Disney Epic Mickey hands-on

Taking the Mickey… and giving him a fresh lick of paint

Once the masters of animation and the inspiration for some solid 16-bit platformers, Disney seems to have lost it. It’s hard to think of a recent film or game from them that’s been any good. Their big-eared mascot’s most notable recent role came when he gothed it up in the Kingdom Hearts series (he also grew massive and smashed up Denver in an episode of South Park, but we doubt Disney was too happy about that).

You won’t get to do anything similarly evil in Epic Mickey, the first Disney-related title since 1994’s Mickey Mania that we’re actually excited about. Your choices are limited to being a hero, and… being a different kind of hero. But despite games luminary Warren Spector’s involvement, don’t expect Epic Mickey to go all Deus Ex.

That said, you will have to make certain choices during the course of your adventure that will affect the game’s setting – the purgatory-like Cartoon Wasteland that houses forgotten Disney characters – for better or for worse. The game’s themed around paint: you can use it to make things in the environment, or apply paint thinner to erase stuff from existence. Either way, you’ll be waving the Wii remote around as a virtual paintbrush.

Mickey ends up in the Wasteland after accidentally tipping paint into a magic mirror (we’ve all done it), unwittingly creating a nasty creature called the Phantom Blot, who proceeds to assume control of the world. Mickey gets sucked in to sort out the mess and prove there’s life in the old rodent yet. Gaze at the inky screenshots and you might assume this is a straight 3D platform game, but there are actually three types of stages in Epic Mickey. One is the traditional action sort, although its focus on painting and un-painting the environment makes it far more original than most platformers we can think of.

Out-of-reach ledge proving a nightmare to get to? Simply make a new one by lavishing gloopy paint all over the screen. Conversely, you can add thinner to remove parts of the environment, revealing previously hidden objects. But paint can be used in combat too – by drawing objects such as a clock or television, Mickey can slow down time or befuddle enemies with the awesome power of the idiot box. Obviously there’ll be limits as to where and how often you can use these abilities, the most obvious being the meter that drains every time you use the magic brush.

The second type of level lets Mickey explore settlements and run errands for NPCs. The one we saw during our hands-on demo was a cute fetch quest: buying a bunch of flowers so that a lovelorn fellow can approach the lactose-intolerant girl of his dreams (the dietary info is important as you’re given the option to buy ice cream instead, which won’t go down well as a gift).

One of the most prominent characters in the game is, ironically, probably the most obscure. Oswald the Lucky Rabbit was one of Disney’s first creations, ditched by the company after a cash dispute. If you think he’s bitter because Mickey stole his career and relegated him to the Wasteland, well, you’re bang on the money actually. Along with the Phantom Blot, he’s one of two arch-villains you’ll face during the game.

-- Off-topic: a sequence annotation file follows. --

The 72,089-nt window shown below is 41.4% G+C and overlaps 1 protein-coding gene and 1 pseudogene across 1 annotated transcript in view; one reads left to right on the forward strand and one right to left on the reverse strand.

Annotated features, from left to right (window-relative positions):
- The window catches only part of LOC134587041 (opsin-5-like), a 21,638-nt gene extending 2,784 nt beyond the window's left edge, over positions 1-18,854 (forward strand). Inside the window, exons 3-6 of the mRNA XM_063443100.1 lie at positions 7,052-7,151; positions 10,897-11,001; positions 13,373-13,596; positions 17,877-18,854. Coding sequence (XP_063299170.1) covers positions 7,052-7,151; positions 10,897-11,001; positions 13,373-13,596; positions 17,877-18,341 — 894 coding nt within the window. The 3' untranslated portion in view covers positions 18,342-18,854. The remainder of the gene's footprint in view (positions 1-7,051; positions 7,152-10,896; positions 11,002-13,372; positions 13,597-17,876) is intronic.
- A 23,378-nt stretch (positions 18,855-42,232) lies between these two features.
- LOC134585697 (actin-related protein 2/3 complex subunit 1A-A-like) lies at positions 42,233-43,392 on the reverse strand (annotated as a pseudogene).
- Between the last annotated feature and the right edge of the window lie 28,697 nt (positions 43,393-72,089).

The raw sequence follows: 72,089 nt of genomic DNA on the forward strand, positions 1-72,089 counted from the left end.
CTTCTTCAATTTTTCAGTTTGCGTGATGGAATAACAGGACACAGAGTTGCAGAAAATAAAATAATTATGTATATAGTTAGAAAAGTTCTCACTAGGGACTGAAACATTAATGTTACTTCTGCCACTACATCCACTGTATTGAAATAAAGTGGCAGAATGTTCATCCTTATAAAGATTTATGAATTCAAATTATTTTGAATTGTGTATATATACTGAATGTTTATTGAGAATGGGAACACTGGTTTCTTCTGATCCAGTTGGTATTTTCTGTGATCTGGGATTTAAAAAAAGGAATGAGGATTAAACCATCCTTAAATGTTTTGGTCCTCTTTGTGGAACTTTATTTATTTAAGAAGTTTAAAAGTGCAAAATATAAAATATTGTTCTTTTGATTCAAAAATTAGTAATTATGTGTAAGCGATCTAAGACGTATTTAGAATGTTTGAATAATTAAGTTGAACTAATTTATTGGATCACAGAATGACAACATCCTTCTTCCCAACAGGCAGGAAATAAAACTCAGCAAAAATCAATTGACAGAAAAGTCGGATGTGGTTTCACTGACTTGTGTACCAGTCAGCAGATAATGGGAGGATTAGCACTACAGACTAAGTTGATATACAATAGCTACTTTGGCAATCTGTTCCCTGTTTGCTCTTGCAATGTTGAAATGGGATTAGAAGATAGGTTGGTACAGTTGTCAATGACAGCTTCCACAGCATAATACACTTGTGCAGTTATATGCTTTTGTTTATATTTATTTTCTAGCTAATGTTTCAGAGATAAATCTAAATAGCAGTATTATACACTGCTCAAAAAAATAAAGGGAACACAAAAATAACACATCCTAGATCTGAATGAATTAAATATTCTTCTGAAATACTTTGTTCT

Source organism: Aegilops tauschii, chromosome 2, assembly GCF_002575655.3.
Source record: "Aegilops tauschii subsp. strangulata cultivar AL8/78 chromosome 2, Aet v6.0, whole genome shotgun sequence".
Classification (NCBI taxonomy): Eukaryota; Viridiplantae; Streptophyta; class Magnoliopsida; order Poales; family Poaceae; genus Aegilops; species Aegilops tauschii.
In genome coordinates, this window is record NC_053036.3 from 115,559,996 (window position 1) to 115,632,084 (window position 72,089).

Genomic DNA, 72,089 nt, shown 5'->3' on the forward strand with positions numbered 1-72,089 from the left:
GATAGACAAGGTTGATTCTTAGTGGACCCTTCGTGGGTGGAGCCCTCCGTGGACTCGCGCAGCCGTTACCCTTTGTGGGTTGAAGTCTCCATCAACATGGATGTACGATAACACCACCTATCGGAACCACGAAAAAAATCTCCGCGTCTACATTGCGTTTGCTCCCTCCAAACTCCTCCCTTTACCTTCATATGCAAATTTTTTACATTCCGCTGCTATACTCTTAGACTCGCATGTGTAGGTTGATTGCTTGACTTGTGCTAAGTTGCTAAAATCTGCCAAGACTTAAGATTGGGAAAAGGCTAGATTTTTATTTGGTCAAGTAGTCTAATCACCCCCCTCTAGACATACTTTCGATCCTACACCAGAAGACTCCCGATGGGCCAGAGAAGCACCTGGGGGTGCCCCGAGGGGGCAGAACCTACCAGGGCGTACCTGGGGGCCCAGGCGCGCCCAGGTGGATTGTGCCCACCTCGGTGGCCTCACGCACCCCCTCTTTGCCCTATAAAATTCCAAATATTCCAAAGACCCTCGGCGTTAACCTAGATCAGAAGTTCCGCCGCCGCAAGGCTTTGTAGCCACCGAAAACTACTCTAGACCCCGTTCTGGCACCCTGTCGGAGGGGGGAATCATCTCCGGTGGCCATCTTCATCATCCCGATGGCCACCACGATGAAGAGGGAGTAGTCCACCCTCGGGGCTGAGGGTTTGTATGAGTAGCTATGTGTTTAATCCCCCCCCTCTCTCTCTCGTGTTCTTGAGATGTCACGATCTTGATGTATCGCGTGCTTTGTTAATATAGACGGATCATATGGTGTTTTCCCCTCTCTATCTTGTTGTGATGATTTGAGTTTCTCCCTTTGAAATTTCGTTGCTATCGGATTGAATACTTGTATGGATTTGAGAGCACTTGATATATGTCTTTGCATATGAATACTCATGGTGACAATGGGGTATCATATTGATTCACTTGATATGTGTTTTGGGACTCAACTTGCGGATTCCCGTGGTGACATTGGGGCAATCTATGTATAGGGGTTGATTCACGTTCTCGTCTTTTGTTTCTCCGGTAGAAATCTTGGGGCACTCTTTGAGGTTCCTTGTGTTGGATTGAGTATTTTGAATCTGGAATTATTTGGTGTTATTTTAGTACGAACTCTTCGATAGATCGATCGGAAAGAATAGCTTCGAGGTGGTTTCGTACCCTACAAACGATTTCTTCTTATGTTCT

It’s a surprisingly dark plot, though we expect Goofy will turn up at some point to lighten the mood with one of his irritating chortles. While much of the chatting is done in the field, the game’s cutscenes are portrayed in the style of early Disney storyboards, making an already faithful game seem all the more authentic. However, for those of us born after WWII, it’s thankfully not all obscure mascots and in-jokes related to dated ’20s cartoons, as many of the game’s locations and characters appear to be brand new.

The third type of stage connects the other two together. To get from an action stage to a questy one, Mickey will need to traverse a side-scrolling platform level. These are based on his early animated adventures, with Steamboat Willy being the only one that’s been shown off so far. While these sections don’t seem anywhere near as sophisticated as the 3D bits – in our demo at least, the 2D platforming was beautiful but very basic – it’s always nice to see Disney’s heritage explored, rather than their more recent, factually inaccurate historical films featuring a pair of wisecracking kettles or something. The design of Mickey himself is based on the jaunty, stretchy limbed mouse you’ll see in the early cartoons, and his satisfyingly bouncy animation reflects this.

It’s about time someone made a proper Disney game, even if it does star Mickey Mouse, a character with all the personality of yogurt. What’s more important, however, is that someone other than Nintendo is making a proper, creative platformer, a genre surprisingly lacking in quality on the Wii. If all goes to plan, Mickey will be a famous gaming mascot once more, and even Oswald may achieve some notoriety at last, in his new role as villain. See, it all works out in the end.

Sep 22, 2010

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